Race horses, tracks and the people who give them life have fascinated me since I was 8. So it seemed fitting to launch the new site for The Bell.us with a gallery of pictures I took in August at the Saratoga Race Course.
Thanks to Spencer and Christine at Sherman & Luiggi, the new Bell.us site is better looking, more versatile and much easier to use.
Among its many virtues is an interface that will allow me to publish pictures I’ve taken. Another gallery, this time from Calder Race Course (now Gulfstream Park West), will appear shortly.
Please let me know how you find The Bell.us. I always welcome suggestions.
Since The Bell.us will remain primarily a site for writing, permit me to explain why the racetrack pictures. It started on a November evening just after I turned 8. On a school night (!) I was at my Uncle John’s farm to see his new horse.
When I saw ‘George’ in a box stall in the harsh light of a single bulb, something happened.
Even at 8, I knew he was different from the other horses I’d seen. A bright chestnut, a bit over 16 hands, he didn’t seem special, and from the way he behaved, I knew he was ‘common’. But there was something about his streamlined body, the power he projected….
He’d just arrived from the track, a ‘gift’ from a trainer, a law client. The adults were a bit awed by ‘George’, a barn name for ‘Omaha Fair’. His sire, Omaha, had won the Triple Crown, as had Omaha’s father, Gallant Fox. His other grandsire, *Omar Khayyam, an English import, had won the Kentucky Derby.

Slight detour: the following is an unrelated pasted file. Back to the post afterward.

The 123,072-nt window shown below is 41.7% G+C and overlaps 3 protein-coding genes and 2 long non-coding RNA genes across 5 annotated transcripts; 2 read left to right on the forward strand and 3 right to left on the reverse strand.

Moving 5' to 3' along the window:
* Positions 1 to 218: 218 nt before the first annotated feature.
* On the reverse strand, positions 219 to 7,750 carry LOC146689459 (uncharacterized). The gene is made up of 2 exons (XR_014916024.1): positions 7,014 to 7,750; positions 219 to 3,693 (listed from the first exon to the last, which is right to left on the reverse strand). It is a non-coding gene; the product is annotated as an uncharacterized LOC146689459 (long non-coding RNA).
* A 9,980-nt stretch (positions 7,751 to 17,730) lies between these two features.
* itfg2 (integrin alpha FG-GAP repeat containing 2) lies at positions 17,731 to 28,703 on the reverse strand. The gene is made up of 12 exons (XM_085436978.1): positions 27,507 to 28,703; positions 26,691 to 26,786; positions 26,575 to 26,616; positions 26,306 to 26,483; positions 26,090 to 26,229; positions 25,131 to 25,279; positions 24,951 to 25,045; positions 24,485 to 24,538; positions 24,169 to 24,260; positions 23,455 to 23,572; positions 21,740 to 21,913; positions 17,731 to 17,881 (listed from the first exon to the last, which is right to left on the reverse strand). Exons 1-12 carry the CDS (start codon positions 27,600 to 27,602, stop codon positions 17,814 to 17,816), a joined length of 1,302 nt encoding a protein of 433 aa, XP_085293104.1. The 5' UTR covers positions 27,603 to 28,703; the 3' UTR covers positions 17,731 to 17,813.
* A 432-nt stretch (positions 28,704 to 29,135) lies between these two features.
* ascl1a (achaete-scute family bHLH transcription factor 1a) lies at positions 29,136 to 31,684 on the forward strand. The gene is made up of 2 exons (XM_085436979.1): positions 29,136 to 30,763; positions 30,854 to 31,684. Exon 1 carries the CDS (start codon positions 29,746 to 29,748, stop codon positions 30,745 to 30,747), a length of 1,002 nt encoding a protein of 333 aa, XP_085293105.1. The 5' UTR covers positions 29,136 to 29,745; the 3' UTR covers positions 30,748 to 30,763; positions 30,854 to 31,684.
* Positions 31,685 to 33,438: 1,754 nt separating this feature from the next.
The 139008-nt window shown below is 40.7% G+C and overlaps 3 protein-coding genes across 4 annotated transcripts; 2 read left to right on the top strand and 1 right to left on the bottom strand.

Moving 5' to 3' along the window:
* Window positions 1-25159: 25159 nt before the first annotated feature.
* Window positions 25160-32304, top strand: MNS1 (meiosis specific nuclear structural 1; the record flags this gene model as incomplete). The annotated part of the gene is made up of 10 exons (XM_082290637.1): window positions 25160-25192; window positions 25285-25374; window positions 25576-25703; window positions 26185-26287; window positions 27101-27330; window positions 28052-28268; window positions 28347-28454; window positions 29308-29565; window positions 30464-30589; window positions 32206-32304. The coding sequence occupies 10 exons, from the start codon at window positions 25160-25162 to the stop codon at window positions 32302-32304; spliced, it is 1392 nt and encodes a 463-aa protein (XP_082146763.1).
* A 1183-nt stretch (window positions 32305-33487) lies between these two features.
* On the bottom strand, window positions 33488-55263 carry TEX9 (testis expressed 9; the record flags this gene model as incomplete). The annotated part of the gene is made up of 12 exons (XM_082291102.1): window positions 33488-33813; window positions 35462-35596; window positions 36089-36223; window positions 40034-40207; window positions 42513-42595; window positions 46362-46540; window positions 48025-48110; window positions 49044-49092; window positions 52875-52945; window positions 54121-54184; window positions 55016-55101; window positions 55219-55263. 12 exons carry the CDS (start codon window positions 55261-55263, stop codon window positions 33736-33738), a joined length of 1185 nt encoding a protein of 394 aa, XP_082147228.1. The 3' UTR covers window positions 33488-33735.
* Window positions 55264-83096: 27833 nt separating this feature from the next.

A couple of years later, when I became a devoted reader of The Thoroughbred Record (a wonderful magazine full of good writing and memorable pictures), the handsome full-page (old dimensions) ads for the famous C.V. Whitney Stud bore the tag, ‘Blood Will Tell’.
‘George’ proved it didn’t except in a way I didn’t yet understand. He’d run, as I recall, 50 times on the cheap tracks along the Ohio-Mississippi river system, ending his career at Wheeling Downs in West Virginia. He’d managed seven wins in claiming races. At 7, his poor knees made him not a particularly ‘useful’ horse. Hence, his new home.
For a decade or more, he made my uncle a very serviceable, if ill-natured, riding horse. And for another decade, he added a touch of class to the retirees paddock.
‘George’ started it all. Despite his taste for human flesh – particularly mine – he caught my imagination and then led me into a reality I still find fascinating, sometimes even enchanting.
The sight and smell of horses gives me a fulfilling pleasure that requires nothing else for perfection. And nowhere have I found aggregated people so interesting as those around race horses – from the ‘improvers of the breed’ at the rail to the grooms awaiting their charges after a race to the owners in their boxes or pacing the grounds.
And the literature….